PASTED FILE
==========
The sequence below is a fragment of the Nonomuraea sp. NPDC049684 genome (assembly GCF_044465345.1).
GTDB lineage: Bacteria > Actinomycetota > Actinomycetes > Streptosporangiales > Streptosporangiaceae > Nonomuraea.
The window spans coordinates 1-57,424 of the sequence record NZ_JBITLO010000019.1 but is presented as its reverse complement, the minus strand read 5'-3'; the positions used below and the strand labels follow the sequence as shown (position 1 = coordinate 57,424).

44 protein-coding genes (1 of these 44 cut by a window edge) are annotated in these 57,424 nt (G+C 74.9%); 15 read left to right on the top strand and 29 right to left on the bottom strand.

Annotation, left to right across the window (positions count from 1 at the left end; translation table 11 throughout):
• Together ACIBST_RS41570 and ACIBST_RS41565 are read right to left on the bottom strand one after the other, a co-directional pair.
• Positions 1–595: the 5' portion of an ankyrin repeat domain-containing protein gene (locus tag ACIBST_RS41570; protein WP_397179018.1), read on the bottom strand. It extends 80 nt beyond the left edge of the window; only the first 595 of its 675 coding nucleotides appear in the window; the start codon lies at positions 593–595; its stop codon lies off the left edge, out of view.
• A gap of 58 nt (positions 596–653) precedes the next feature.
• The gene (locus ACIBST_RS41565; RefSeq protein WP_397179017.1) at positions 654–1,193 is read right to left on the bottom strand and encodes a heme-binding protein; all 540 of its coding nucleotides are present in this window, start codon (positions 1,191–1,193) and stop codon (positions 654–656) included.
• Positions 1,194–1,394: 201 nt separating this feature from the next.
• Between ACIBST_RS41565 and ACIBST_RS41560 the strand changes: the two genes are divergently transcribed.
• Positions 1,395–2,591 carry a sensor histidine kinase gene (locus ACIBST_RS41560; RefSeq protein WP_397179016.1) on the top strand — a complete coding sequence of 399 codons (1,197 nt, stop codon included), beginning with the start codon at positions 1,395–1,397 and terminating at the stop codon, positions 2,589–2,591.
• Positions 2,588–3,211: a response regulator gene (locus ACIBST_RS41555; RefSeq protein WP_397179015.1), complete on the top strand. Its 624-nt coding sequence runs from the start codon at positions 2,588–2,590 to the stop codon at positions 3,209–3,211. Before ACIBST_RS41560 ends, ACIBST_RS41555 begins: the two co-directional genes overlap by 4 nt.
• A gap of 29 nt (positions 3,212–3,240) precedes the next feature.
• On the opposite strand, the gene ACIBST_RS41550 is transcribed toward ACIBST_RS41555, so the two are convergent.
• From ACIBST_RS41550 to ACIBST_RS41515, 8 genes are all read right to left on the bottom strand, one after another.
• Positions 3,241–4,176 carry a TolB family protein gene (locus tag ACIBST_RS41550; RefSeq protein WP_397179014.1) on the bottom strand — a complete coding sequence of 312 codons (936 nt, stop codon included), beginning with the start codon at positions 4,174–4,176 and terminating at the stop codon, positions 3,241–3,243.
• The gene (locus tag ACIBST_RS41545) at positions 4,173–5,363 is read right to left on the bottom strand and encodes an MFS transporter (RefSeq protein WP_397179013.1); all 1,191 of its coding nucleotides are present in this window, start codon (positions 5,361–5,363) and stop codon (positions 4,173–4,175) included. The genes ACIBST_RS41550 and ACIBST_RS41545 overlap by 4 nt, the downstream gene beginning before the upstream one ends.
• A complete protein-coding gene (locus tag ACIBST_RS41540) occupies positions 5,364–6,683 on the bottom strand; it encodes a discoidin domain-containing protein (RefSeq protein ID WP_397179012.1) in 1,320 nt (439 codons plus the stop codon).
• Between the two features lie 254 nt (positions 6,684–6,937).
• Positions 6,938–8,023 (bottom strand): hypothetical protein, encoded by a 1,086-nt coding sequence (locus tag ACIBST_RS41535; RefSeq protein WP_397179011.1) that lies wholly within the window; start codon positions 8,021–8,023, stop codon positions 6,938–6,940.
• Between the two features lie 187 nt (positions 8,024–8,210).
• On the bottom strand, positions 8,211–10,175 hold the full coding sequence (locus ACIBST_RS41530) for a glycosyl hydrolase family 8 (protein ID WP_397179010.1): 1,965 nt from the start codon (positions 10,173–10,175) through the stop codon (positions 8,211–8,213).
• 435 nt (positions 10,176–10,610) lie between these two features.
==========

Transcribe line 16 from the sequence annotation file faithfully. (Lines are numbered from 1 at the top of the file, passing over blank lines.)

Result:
• From ACIBST_RS41550 to ACIBST_RS41515, 8 genes are all read right to left on the bottom strand, one after another.